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Title: Will it Make the Boat Go Faster?: Olympic-winning Strategies for Everyday Success
Author: Harriet Beveridge and Ben Hunt-Davis
Reviewer: David Evans, Burn Bridge Associates
Reviewer’s rating: 4 out of 5
Uh-oh: another book written by a sportsperson (in this case, Ben Hunt-Davis, an Olympic champion in rowing’s coxed 8s in the Sydney Olympics of 2000) about defeating the odds after a career of almost-winning. Surely this can add nothing to the already-saturated world of the published bon-mots and tired homilies that follow major sporting events?
Well, actually: this is a really good read!
Not just because Hunt-Davis has a story that deserves to be heard (especially since most people probably do not remember him in the shadow of a number of better-known British rowers); but also because Harriet Beveridge (management consultant, coach and stand-up comic) adds real value by interpreting and summarising the lessons learned from the rower’s story.
Laid out chronologically in the run-up to the Sydney games, the first chapter looks at the importance of setting goals. What I like about this is the idea of ‘layered goals’ – from the ideal to the bite-sized everyday goals. It talks to the concept of being purposeful: everything comes back to purpose.
The next topic covered is that of motivation, and the book gives eight approaches to getting motivated. All are pretty self-evident and it is helpful to be reminded of them (I love the quote from T.E. Lawrence on page 41 – “All men dream, but not equally … they may act on their dream with open eyes, to make it possible”). This is linked to the next subject, of belief, in which the authors acknowledge the importance of understanding what is possible to control and those things that are not.
In determining the focus of our belief Beveridge offers us a useful acronym – DICE – which helps us to channel our deep-seated belief in ourselves and our ambition in four ways: what is deserved, important, can-do and exciting.
The following section is important in all walks of life. It relates to the capacity to separate out the wheat of good advice from the chaff of other potentially-misleading information that masquerades as fact. The antidote to all the ‘noise’ that goes on in most working environments is provided and includes challenging negative interpretations, reframing (finding a better interpretation) and using the b.s. as an emotional driver.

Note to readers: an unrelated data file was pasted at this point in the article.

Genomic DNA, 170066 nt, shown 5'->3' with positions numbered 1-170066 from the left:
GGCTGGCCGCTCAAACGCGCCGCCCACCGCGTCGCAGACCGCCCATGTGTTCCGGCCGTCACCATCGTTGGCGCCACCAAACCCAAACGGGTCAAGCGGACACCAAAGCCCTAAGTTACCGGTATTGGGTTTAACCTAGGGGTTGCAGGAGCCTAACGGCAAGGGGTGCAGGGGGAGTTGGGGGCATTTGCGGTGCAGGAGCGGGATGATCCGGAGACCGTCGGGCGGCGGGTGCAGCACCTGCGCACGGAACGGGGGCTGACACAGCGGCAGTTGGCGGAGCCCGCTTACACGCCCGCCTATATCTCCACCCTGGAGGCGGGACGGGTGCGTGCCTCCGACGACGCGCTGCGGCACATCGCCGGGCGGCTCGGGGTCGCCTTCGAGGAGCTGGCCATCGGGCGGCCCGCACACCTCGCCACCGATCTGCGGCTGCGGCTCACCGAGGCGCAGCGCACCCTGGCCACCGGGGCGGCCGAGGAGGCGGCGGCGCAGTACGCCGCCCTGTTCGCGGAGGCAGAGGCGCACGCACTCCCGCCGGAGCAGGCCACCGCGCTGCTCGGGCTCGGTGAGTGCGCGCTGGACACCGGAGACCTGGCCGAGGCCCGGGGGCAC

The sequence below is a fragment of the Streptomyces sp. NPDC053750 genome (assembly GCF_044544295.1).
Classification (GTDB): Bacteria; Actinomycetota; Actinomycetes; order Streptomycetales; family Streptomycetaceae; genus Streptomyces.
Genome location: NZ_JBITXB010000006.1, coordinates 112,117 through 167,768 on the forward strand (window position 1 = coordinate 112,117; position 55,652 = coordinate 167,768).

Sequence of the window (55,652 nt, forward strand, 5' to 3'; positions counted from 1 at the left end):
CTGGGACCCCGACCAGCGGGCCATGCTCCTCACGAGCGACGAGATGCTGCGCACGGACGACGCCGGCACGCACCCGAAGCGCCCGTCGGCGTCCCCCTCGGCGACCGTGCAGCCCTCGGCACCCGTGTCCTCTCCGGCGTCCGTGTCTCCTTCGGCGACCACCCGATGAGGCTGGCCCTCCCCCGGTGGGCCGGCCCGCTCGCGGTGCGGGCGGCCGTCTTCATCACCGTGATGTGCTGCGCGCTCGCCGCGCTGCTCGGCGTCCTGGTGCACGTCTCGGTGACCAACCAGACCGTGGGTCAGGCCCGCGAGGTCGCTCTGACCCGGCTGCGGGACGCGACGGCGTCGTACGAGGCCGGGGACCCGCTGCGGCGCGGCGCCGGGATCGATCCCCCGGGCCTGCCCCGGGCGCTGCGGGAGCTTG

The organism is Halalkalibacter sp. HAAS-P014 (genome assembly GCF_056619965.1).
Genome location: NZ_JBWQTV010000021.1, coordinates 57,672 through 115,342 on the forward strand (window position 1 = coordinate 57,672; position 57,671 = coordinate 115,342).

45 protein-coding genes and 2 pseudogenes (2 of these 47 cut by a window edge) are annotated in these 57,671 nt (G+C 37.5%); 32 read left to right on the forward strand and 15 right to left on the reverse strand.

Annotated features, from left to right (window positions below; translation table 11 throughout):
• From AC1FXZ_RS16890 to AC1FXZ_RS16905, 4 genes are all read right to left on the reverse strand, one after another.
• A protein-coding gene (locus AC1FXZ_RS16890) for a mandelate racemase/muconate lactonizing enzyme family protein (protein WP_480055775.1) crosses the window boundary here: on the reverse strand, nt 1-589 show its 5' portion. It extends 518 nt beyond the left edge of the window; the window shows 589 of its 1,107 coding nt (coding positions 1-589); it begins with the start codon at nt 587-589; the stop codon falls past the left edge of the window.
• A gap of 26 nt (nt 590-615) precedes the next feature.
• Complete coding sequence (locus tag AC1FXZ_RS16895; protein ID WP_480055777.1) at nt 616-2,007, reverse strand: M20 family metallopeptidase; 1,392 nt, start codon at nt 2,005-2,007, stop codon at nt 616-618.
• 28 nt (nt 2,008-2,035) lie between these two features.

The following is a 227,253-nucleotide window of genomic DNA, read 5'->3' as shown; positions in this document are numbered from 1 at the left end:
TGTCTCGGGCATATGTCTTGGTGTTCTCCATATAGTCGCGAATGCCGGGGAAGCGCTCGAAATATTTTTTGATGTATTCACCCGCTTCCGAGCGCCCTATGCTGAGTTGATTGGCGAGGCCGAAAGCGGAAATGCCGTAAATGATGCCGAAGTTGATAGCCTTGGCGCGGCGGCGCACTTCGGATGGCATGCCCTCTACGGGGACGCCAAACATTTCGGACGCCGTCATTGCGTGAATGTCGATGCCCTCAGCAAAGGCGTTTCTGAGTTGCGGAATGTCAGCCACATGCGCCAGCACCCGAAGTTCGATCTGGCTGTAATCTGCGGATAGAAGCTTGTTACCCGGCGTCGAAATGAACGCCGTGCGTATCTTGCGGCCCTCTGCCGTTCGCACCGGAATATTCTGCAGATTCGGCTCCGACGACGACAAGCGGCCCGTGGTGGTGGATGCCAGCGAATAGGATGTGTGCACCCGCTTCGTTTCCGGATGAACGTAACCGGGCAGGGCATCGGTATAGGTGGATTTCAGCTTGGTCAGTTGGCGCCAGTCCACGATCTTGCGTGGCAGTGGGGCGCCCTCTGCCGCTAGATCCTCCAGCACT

The writers move into the ‘business side’ of the book in chapter 5, as they consider the need to make things happen: all the planning and good intention in the world does not mean that results are a foregone conclusion. Something needs to take place to turn preparation into performance. As in other chapters the authors find an acronym to provide a memorable link to the message: in this case it’s WRITE, and I’ll leave you to find out what that stands for! Suffice to say, this is the bit that calls all of us to stand up and be counted on our terms.
There follows a chapter on teams, which contains the fundamentals of effective teams: I like the acknowledgement that effective teams both have a common purpose and recognition that individuals have their own success criteria: it’s ensuring an appropriate balance between the two which reinforces team cohesion.
There is something reassuringly down-to-earth about a book on ultimate personal achievement which dedicates a chapter on process. The authors – in doing so – signal the need for success to be built upon boring attention to detail and the framework that comes with agreeing the appropriate processes that govern the activities of the team. And, when one watches a high-performing rowing eight, one can see the need for an incredible balancing of approach; the smooth operating rhythm that comes with timing, appreciation, attention to detail and common style.
Performance results from momentum, continuous improvement and minute attention to detail. As Hunt-Davis and his team-mates approached the Olympics, these three factors particularly hove into focus. With them came the absolute awareness of the need to change if circumstances shifted. Recognising the need to change, instigating it whilst convincing others that it was necessary and making it as easy as possible were important factors as the crew navigated the early rounds leading up to the Olympic final.
Linked to the challenges of change comes the concept of resilience – being able to bounce back from adversity and be the stronger for it – and calculated risk-taking. The authors highlight the importance of self and team reflection: this is something that often gets overlooked in today’s commercial world and often provides the most insightful lessons.
Despite being rather overladen with acronyms and easy quotes, this is a great read and provides busy managers with some useful team-management guidelines. Written in an easy style with helpful summary boxes and a pleasing blend of anecdote and theoretical input, most busy people will be able to absorb the contents and identify its relevance so that it can be deployed in their workplace.